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Old Mar 23, 2007, 06:57 PM   #1
motulist
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Standard def 4:3 TVs are supported by ATV!

Check out item #2 on this site:

http://www.rogueamoeba.com/utm/posts...07-03-22-21-30

Last edited by motulist; Mar 23, 2007 at 07:45 PM.
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Old Mar 24, 2007, 12:07 AM   #2
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This is from the article (my own words):

While your 4:3 TV might display the picture from Apple TV, it will look squashed if it doesn't simulate widecreen. Widescreen simulation squashes the picture so that you get the black bars on top and bottom. I did not see those bars in the article's picture.

Joshua.
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Old Mar 24, 2007, 12:09 AM   #3
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Quote:
Originally Posted by MacinJosh View Post
This is from the article (my own words):

While your 4:3 TV might display the picture from Apple TV, it will look squashed if it doesn't simulate widecreen. Widescreen simulation squashes the picture so that you get the black bars on top and bottom. I did not see those bars in the article's picture.

Joshua.
You probably didn't see them because the menu has a black background and the bars on the top and bottom are black.
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Old Mar 24, 2007, 12:55 AM   #4
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Thanks for the link, motulist. My old Panasonic television does in fact have component inputs, but I'm guessing that the picture will be distorted. I wonder if I'll be able to return it (an AppleTV) if I get one and it doesn't work...
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Old Mar 24, 2007, 02:58 AM   #5
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Originally Posted by iBookG4user View Post
You probably didn't see them because the menu has a black background and the bars on the top and bottom are black.
I don't think so because the part where it says TV resolution is already where the black bars would be.

Joshua.
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Old Mar 24, 2007, 02:58 AM   #6
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Quote:
Originally Posted by Lyle View Post
Thanks for the link, motulist. My old Panasonic television does in fact have component inputs, but I'm guessing that the picture will be distorted. I wonder if I'll be able to return it (an AppleTV) if I get one and it doesn't work...
With a 10% restocking fee.
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Old Mar 24, 2007, 11:11 AM   #7
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It works just fine. Movies I've brought over look wonderful, but podcasts seem to be hit and miss. DL.TV had bars added to the sides which I can't explain.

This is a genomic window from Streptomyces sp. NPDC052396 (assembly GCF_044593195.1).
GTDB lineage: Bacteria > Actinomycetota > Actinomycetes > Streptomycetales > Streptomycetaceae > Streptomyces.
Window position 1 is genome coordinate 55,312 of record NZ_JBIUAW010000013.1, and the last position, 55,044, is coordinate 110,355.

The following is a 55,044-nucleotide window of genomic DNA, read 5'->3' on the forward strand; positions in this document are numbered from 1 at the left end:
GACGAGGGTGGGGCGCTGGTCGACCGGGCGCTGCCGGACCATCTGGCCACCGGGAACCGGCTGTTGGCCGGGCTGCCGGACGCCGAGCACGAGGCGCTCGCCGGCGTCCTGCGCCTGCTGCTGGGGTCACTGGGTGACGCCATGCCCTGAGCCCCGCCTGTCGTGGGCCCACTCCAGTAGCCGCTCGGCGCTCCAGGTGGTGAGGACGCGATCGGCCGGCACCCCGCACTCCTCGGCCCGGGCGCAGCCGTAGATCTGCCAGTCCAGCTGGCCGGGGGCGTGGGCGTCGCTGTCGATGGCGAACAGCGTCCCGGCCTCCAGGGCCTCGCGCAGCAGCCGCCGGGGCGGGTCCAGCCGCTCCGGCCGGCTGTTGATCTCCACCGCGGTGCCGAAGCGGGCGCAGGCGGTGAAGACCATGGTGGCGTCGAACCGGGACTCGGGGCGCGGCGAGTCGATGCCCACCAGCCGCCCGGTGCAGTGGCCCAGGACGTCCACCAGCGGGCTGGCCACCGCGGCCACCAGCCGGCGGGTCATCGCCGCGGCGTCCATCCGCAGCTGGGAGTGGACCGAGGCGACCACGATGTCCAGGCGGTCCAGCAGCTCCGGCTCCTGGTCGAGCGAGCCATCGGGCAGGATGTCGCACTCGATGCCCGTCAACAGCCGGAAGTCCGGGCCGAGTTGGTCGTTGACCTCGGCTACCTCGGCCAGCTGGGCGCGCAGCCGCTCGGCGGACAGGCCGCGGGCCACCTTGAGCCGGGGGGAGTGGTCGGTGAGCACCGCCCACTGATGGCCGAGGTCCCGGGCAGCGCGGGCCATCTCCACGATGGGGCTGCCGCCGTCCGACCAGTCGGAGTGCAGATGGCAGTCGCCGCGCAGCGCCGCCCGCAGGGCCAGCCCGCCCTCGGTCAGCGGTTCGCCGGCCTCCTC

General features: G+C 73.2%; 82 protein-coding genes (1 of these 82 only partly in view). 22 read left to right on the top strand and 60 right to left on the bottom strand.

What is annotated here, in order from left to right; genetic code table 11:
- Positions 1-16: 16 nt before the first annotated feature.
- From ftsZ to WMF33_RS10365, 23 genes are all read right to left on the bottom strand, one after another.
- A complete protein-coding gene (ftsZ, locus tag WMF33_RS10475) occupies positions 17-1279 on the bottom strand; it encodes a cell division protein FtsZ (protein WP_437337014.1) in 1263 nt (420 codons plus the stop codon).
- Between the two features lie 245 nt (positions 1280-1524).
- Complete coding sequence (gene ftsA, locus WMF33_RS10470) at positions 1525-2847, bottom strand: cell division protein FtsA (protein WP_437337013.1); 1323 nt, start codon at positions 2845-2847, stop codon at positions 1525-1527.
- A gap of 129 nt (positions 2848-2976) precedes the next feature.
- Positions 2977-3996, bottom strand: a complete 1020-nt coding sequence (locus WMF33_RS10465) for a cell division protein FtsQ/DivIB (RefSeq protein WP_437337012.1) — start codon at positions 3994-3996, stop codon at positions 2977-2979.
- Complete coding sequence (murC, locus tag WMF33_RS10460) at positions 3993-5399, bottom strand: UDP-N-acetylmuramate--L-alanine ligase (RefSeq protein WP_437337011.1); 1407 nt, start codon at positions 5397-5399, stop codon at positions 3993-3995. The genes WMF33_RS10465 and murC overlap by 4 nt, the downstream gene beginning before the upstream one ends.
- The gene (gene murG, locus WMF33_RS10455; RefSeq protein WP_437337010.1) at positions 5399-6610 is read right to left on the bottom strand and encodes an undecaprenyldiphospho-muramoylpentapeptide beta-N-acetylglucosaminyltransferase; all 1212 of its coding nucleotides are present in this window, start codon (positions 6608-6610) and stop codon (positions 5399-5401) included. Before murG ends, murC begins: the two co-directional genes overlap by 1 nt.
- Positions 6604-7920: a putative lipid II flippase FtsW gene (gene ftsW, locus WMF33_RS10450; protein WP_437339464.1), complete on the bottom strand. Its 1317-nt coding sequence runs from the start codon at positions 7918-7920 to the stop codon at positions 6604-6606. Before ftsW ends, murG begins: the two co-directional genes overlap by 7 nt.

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Old Mar 24, 2007, 11:17 AM   #8
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Quote:
Originally Posted by Lyle View Post
Thanks for the link, motulist. My old Panasonic television does in fact have component inputs, but I'm guessing that the picture will be distorted. I wonder if I'll be able to return it (an AppleTV) if I get one and it doesn't work...
give it a try, then call apple f u need to.
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Old Mar 24, 2007, 12:28 PM   #9
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i might wait until futureshop carries them in canada. they have a 15 or 30 day no questions asked return policy, depending on the equipment. i'm guessing the apple tv might come under the 15 day policy.

regardless, i'll give a whirl and check it out. tried selling it to my wife: she missed grey's anatomy, but i recorded it to my g4....if i had an apple tv...i could just zip it over to the tv.

what an awesome possibility.

and yes, she still didn't buy it
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Old Mar 24, 2007, 12:39 PM   #10
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Quote:
Originally Posted by Lyle View Post
Thanks for the link, motulist. My old Panasonic television does in fact have component inputs, but I'm guessing that the picture will be distorted. I wonder if I'll be able to return it (an AppleTV) if I get one and it doesn't work...
I bet someone's gonna compile a list soon of TVs that are supported fully or with bars.
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Old Mar 25, 2007, 08:26 AM   #11
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Quote:
Originally Posted by jur1st View Post